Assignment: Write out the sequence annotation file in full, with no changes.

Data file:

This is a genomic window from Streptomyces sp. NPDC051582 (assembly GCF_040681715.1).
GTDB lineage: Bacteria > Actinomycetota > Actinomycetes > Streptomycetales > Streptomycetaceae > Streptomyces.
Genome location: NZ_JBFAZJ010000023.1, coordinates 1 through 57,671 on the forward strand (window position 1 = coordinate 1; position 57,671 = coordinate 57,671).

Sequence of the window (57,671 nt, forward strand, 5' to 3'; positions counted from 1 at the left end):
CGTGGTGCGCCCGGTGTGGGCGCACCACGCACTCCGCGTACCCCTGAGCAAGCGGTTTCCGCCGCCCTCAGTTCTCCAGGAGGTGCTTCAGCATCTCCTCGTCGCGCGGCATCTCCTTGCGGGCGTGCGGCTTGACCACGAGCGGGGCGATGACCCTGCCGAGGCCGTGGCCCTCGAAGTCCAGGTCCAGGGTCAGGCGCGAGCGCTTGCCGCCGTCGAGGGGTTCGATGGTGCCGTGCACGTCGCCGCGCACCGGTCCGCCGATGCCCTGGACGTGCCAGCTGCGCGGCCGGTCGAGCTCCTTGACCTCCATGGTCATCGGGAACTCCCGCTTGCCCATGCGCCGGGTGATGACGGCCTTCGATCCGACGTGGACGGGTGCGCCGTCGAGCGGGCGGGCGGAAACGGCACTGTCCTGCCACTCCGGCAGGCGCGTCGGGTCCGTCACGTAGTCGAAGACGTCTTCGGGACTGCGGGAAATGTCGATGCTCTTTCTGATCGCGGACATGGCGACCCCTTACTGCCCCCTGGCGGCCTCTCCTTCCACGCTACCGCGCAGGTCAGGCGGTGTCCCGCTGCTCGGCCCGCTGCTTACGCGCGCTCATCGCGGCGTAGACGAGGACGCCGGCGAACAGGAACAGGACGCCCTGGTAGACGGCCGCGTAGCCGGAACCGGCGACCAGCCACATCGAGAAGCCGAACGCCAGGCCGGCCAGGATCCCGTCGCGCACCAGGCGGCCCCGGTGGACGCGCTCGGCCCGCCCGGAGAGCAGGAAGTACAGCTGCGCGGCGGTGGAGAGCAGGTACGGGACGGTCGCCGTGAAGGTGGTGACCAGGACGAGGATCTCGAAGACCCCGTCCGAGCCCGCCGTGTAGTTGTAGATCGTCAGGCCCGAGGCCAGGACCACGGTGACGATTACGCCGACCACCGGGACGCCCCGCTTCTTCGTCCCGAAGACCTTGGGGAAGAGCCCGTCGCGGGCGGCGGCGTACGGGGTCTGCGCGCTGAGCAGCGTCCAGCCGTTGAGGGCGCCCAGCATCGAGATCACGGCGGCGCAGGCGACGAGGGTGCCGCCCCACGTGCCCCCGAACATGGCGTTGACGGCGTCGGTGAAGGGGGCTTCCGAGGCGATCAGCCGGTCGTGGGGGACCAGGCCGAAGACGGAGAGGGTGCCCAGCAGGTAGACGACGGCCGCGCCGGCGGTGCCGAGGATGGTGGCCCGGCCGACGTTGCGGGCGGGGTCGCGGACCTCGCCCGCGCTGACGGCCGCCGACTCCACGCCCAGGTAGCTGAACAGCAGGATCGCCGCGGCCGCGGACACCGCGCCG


This is a genomic window from Streptomyces sp. NPDC051582 (assembly GCF_040681715.1).
GTDB lineage: Bacteria > Actinomycetota > Actinomycetes > Streptomycetales > Streptomycetaceae > Streptomyces.
Genome location: NZ_JBFAZJ010000023.1, coordinates 1 through 57,671 on the forward strand (window position 1 = coordinate 1; position 57,671 = coordinate 57,671).

Sequence of the window (57,671 nt, forward strand, 5' to 3'; positions counted from 1 at the left end):
CGTGGTGCGCCCGGTGTGGGCGCACCACGCACTCCGCGTACCCCTGAGCAAGCGGTTTCCGCCGCCCTCAGTTCTCCAGGAGGTGCTTCAGCATCTCCTCGTCGCGCGGCATCTCCTTGCGGGCGTGCGGCTTGACCACGAGCGGGGCGATGACCCTGCCGAGGCCGTGGCCCTCGAAGTCCAGGTCCAGGGTCAGGCGCGAGCGCTTGCCGCCGTCGAGGGGTTCGATGGTGCCGTGCACGTCGCCGCGCACCGGTCCGCCGATGCCCTGGACGTGCCAGCTGCGCGGCCGGTCGAGCTCCTTGACCTCCATGGTCATCGGGAACTCCCGCTTGCCCATGCGCCGGGTGATGACGGCCTTCGATCCGACGTGGACGGGTGCGCCGTCGAGCGGGCGGGCGGAAACGGCACTGTCCTGCCACTCCGGCAGGCGCGTCGGGTCCGTCACGTAGTCGAAGACGTCTTCGGGACTGCGGGAAATGTCGATGCTCTTTCTGATCGCGGACATGGCGACCCCTTACTGCCCCCTGGCGGCCTCTCCTTCCACGCTACCGCGCAGGTCAGGCGGTGTCCCGCTGCTCGGCCCGCTGCTTACGCGCGCTCATCGCGGCGTAGACGAGGACGCCGGCGAACAGGAACAGGACGCCCTGGTAGACGGCCGCGTAGCCGGAACCGGCGACCAGCCACATCGAGAAGCCGAACGCCAGGCCGGCCAGGATCCCGTCGCGCACCAGGCGGCCCCGGTGGACGCGCTCGGCCCGCCCGGAGAGCAGGAAGTACAGCTGCGCGGCGGTGGAGAGCAGGTACGGGACGGTCGCCGTGAAGGTGGTGACCAGGACGAGGATCTCGAAGACCCCGTCCGAGCCCGCCGTGTAGTTGTAGATCGTCAGGCCCGAGGCCAGGACCACGGTGACGATTACGCCGACCACCGGGACGCCCCGCTTCTTCGTCCCGAAGACCTTGGGGAAGAGCCCGTCGCGGGCGGCGGCGTACGGGGTCTGCGCGCTGAGCAGCGTCCAGCCGTTGAGGGCGCCCAGCATCGAGATCACGGCGGCGCAGGCGACGAGGGTGCCGCCCCACGTGCCCCCGAACATGGCGTTGACGGCGTCGGTGAAGGGGGCTTCCGAGGCGATCAGCCGGTCGTGGGGGACCAGGCCGAAGACGGAGAGGGTGCCCAGCAGGTAGACGACGGCCGCGCCGGCGGTGCCGAGGATGGTGGCCCGGCCGACGTTGCGGGCGGGGTCGCGGACCTCGCCCGCGCTGACGGCCGCCGACTCCACGCCCAGGTAGCTGAACAGCAGGATCGCCGCGGCCGCGGACACCGCGCCG